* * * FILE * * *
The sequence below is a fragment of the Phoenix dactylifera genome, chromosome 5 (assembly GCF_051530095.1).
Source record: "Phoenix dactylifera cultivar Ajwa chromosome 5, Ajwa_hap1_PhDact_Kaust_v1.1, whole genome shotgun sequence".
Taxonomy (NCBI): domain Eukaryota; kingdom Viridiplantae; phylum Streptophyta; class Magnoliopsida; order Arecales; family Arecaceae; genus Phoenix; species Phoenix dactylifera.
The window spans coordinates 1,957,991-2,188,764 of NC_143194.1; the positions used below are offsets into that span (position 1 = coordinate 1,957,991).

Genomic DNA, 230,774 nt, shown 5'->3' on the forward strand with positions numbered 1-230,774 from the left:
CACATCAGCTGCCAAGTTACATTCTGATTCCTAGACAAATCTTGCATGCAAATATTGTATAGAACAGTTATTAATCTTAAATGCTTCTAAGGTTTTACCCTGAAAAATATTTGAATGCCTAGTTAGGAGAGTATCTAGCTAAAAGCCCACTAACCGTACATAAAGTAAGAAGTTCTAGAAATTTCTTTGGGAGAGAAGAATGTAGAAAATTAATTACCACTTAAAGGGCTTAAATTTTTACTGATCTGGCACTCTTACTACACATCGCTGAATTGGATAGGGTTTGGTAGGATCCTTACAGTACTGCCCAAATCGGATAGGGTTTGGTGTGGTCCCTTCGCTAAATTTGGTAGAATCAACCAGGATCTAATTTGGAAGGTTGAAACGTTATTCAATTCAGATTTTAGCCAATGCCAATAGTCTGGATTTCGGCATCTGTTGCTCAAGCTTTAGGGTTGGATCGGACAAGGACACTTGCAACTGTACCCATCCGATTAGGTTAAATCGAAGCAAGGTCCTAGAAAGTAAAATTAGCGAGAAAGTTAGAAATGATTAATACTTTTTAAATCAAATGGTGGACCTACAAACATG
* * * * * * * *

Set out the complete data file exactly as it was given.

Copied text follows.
The sequence below is a fragment of the Phoenix dactylifera genome, chromosome 5 (assembly GCF_051530095.1).
Source record: "Phoenix dactylifera cultivar Ajwa chromosome 5, Ajwa_hap1_PhDact_Kaust_v1.1, whole genome shotgun sequence".
Taxonomy (NCBI): domain Eukaryota; kingdom Viridiplantae; phylum Streptophyta; class Magnoliopsida; order Arecales; family Arecaceae; genus Phoenix; species Phoenix dactylifera.
The window spans coordinates 1,957,991-2,188,764 of NC_143194.1; the positions used below are offsets into that span (position 1 = coordinate 1,957,991).

Genomic DNA, 230,774 nt, shown 5'->3' on the forward strand with positions numbered 1-230,774 from the left:
CACATCAGCTGCCAAGTTACATTCTGATTCCTAGACAAATCTTGCATGCAAATATTGTATAGAACAGTTATTAATCTTAAATGCTTCTAAGGTTTTACCCTGAAAAATATTTGAATGCCTAGTTAGGAGAGTATCTAGCTAAAAGCCCACTAACCGTACATAAAGTAAGAAGTTCTAGAAATTTCTTTGGGAGAGAAGAATGTAGAAAATTAATTACCACTTAAAGGGCTTAAATTTTTACTGATCTGGCACTCTTACTACACATCGCTGAATTGGATAGGGTTTGGTAGGATCCTTACAGTACTGCCCAAATCGGATAGGGTTTGGTGTGGTCCCTTCGCTAAATTTGGTAGAATCAACCAGGATCTAATTTGGAAGGTTGAAACGTTATTCAATTCAGATTTTAGCCAATGCCAATAGTCTGGATTTCGGCATCTGTTGCTCAAGCTTTAGGGTTGGATCGGACAAGGACACTTGCAACTGTACCCATCCGATTAGGTTAAATCGAAGCAAGGTCCTAGAAAGTAAAATTAGCGAGAAAGTTAGAAATGATTAATACTTTTTAAATCAAATGGTGGACCTACAAACATG